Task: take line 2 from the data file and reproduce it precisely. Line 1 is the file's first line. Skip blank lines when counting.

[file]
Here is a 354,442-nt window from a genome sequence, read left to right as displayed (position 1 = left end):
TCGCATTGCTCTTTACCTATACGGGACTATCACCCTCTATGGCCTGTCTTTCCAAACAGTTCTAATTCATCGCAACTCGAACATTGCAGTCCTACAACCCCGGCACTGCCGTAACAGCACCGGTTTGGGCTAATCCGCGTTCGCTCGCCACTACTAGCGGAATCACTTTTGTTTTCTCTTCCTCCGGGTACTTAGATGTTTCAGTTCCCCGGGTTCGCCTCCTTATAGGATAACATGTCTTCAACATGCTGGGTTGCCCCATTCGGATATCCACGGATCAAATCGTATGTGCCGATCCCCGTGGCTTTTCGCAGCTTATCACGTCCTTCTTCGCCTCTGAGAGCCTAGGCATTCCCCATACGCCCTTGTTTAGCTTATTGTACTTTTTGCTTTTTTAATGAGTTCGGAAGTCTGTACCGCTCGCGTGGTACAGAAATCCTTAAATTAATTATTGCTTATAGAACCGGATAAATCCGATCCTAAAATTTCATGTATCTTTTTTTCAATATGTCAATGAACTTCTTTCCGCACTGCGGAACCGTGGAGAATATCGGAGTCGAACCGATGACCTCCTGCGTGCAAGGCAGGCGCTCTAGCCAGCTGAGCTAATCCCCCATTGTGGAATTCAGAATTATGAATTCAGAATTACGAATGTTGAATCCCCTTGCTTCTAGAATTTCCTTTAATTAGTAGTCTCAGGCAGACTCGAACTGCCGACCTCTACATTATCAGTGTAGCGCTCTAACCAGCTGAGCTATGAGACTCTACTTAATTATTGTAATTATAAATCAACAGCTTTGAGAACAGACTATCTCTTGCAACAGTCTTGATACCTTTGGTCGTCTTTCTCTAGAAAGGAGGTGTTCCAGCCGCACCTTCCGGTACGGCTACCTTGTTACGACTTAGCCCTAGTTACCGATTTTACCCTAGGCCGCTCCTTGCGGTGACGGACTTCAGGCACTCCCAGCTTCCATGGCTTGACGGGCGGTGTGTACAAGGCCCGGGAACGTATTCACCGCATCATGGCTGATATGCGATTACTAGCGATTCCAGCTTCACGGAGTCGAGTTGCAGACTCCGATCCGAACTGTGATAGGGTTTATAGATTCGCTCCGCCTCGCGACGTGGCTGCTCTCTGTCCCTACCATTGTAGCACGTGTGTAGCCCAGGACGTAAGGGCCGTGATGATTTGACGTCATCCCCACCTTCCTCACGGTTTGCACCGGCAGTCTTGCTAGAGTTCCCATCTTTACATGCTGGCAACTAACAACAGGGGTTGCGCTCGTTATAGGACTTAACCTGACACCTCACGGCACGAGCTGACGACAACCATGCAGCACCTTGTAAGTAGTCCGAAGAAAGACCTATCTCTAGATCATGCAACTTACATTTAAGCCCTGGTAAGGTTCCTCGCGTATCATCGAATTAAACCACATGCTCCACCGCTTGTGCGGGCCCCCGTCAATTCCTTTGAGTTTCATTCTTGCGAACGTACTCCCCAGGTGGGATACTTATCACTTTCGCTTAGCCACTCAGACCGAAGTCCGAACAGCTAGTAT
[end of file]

TCGCATTGCTCTTTACCTATACGGGACTATCACCCTCTATGGCCTGTCTTTCCAAACAGTTCTAATTCATCGCAACTCGAACATTGCAGTCCTACAACCCCGGCACTGCCGTAACAGCACCGGTTTGGGCTAATCCGCGTTCGCTCGCCACTACTAGCGGAATCACTTTTGTTTTCTCTTCCTCCGGGTACTTAGATGTTTCAGTTCCCCGGGTTCGCCTCCTTATAGGATAACATGTCTTCAACATGCTGGGTTGCCCCATTCGGATATCCACGGATCAAATCGTATGTGCCGATCCCCGTGGCTTTTCGCAGCTTATCACGTCCTTCTTCGCCTCTGAGAGCCTAGGCATTCCCCATACGCCCTTGTTTAGCTTATTGTACTTTTTGCTTTTTTAATGAGTTCGGAAGTCTGTACCGCTCGCGTGGTACAGAAATCCTTAAATTAATTATTGCTTATAGAACCGGATAAATCCGATCCTAAAATTTCATGTATCTTTTTTTCAATATGTCAATGAACTTCTTTCCGCACTGCGGAACCGTGGAGAATATCGGAGTCGAACCGATGACCTCCTGCGTGCAAGGCAGGCGCTCTAGCCAGCTGAGCTAATCCCCCATTGTGGAATTCAGAATTATGAATTCAGAATTACGAATGTTGAATCCCCTTGCTTCTAGAATTTCCTTTAATTAGTAGTCTCAGGCAGACTCGAACTGCCGACCTCTACATTATCAGTGTAGCGCTCTAACCAGCTGAGCTATGAGACTCTACTTAATTATTGTAATTATAAATCAACAGCTTTGAGAACAGACTATCTCTTGCAACAGTCTTGATACCTTTGGTCGTCTTTCTCTAGAAAGGAGGTGTTCCAGCCGCACCTTCCGGTACGGCTACCTTGTTACGACTTAGCCCTAGTTACCGATTTTACCCTAGGCCGCTCCTTGCGGTGACGGACTTCAGGCACTCCCAGCTTCCATGGCTTGACGGGCGGTGTGTACAAGGCCCGGGAACGTATTCACCGCATCATGGCTGATATGCGATTACTAGCGATTCCAGCTTCACGGAGTCGAGTTGCAGACTCCGATCCGAACTGTGATAGGGTTTATAGATTCGCTCCGCCTCGCGACGTGGCTGCTCTCTGTCCCTACCATTGTAGCACGTGTGTAGCCCAGGACGTAAGGGCCGTGATGATTTGACGTCATCCCCACCTTCCTCACGGTTTGCACCGGCAGTCTTGCTAGAGTTCCCATCTTTACATGCTGGCAACTAACAACAGGGGTTGCGCTCGTTATAGGACTTAACCTGACACCTCACGGCACGAGCTGACGACAACCATGCAGCACCTTGTAAGTAGTCCGAAGAAAGACCTATCTCTAGATCATGCAACTTACATTTAAGCCCTGGTAAGGTTCCTCGCGTATCATCGAATTAAACCACATGCTCCACCGCTTGTGCGGGCCCCCGTCAATTCCTTTGAGTTTCATTCTTGCGAACGTACTCCCCAGGTGGGATACTTATCACTTTCGCTTAGCCACTCAGACCGAAGTCCGAACAGCTAGTAT